PORT CLYDE, Maine — Thirty years ago, when Glen Libby started fishing, the harbor in this fishing village bustled with as many as 40 boats.
Now, his fisherman’s co-op has only 12 boats, he says. And Libby is worried that new federal fishing regulations scheduled to take effect in May will put unfair pressures on how the state’s few remaining fishermen make their living.
“This is shutting down the fishermen,” Libby, the chairman of the Midcoast Fisherman’s Association, said Monday. “How many more industries can our Maine economy afford to lose?”
In an effort to protect dwindling groundfish stocks, the National Marine Fisheries Service last month proposed an interim rule that has caused an uproar in fishing communities throughout New England. The new regulations would cut the already limited days fishermen can fish, expand the area where each fishing day used is counted as two days and entirely close the area south of Cape Cod to trawl fishing.
It’s meant to help fish, but local fishermen are pessimistic that the rules will bring them anything but trouble.
“I think it’s going to have a negative impact on both conservation and fishermen,” said Libby of the new regulations, which may be phased out by 2010.
Officials from the fisheries service weren’t available on Monday’s federal holiday to comment.
Today is the last day that the fisheries service will accept public comment on the new regulations, and fishermen and fishing advocates held out a faint hope that a barrage of comments might encourage officials to loosen some of the rules.
“It’s going to be very, very difficult for people to pay their bills when they’re only allowed to work that very limited number of days,” said Maggie Raymond, a fishing advocate and a boat owner from South Berwick who is on the board of directors of the Maine Fisherman’s Forum. “It’s been very difficult for a number of years for people in the fishing industry. It is a very dangerous profession, and you can’t expect people to do this kind of work unless you’re paid well.”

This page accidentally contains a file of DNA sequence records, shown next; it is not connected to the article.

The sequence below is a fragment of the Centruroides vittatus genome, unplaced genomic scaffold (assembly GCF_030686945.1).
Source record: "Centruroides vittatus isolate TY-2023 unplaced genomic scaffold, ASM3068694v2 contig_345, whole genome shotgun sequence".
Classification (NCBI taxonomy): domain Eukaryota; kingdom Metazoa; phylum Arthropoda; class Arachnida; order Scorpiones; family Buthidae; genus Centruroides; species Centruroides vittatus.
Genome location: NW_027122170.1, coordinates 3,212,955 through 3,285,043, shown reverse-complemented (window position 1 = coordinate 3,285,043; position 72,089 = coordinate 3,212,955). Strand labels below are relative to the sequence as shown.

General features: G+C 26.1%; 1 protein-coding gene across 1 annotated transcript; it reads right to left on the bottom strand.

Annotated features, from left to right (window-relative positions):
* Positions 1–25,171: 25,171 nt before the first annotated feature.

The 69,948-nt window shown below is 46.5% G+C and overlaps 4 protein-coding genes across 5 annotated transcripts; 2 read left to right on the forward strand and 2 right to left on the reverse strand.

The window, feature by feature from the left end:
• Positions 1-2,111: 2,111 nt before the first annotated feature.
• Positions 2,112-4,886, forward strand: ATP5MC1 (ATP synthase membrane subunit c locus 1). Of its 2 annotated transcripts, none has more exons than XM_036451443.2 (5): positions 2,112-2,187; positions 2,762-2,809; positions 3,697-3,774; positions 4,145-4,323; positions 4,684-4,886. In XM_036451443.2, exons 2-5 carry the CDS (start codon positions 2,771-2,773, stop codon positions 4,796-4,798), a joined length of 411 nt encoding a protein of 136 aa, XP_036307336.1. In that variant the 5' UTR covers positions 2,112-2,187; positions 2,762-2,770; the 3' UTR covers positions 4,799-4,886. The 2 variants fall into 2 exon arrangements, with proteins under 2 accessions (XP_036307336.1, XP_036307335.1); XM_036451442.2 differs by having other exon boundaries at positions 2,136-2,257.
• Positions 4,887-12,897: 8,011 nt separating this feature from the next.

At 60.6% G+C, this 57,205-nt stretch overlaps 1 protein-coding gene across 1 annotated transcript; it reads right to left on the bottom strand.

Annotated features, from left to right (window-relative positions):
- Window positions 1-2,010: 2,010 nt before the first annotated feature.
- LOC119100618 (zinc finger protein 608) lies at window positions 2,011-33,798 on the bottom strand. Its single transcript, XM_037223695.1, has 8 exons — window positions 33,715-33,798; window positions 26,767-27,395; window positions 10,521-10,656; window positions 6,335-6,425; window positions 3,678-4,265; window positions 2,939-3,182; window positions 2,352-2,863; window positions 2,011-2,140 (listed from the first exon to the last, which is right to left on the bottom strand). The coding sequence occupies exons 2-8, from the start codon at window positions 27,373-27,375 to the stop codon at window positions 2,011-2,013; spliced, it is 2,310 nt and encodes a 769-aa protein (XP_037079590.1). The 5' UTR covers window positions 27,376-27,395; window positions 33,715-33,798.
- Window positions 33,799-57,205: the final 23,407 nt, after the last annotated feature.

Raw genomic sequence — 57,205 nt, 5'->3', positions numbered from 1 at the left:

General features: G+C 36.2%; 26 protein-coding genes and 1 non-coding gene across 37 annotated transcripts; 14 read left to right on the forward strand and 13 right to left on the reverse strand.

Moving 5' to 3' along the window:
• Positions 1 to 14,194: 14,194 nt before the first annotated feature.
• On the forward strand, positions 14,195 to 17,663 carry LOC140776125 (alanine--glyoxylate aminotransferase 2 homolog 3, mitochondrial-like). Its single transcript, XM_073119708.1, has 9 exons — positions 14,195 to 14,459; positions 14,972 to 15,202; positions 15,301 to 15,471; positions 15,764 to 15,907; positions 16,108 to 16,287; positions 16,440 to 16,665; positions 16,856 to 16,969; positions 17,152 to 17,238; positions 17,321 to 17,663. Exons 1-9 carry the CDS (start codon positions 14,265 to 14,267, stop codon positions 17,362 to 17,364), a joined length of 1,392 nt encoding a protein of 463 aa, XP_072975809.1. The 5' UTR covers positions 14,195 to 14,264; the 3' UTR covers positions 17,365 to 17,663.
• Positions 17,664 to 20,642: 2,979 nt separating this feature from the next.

The fishing advocates say that while the new rules might help fish such as Atlantic cod, haddock and yellowtail flounder rebound in southern New England, the waters just off the Maine coast would be inundated by fishermen anxious to make a year’s living in as few as 20 days of fishing. Overfishing there will harm the local stock and the fishermen, they say.
“You’ll basically shift all the fishing pressure from south of the Cape to the Gulf of Maine,” said Jennifer Litterall of Rockland’s nonprofit Island Institute. “Why are they doing this if it’s so egregious to the fishermen? There are going to be fishermen who will sell out of the business forever.”
Litterall said that she advocates for a sustainable fishery in Maine that isn’t limited to lobster.
“We feel that we shouldn’t put all our eggs into one basket,” she said. “Having a one-species industry is just not a sustainable way to go into the future.”
A way that might be, Litterall said, would be for the government to shift how it regulates the fishing industry from an “allocation of days to an allocation of fish.”
But until then, increasing regulatory pressures are squeezing the life out of one of the state’s proudest traditions.
“We could get to a point in Maine where we lose all of our access to fish off our waters to provide us with a vital food source that we’ve had for hundreds of years,” she said.
To comment on the proposed National Marine Fisheries Service regulations, write to email@example.com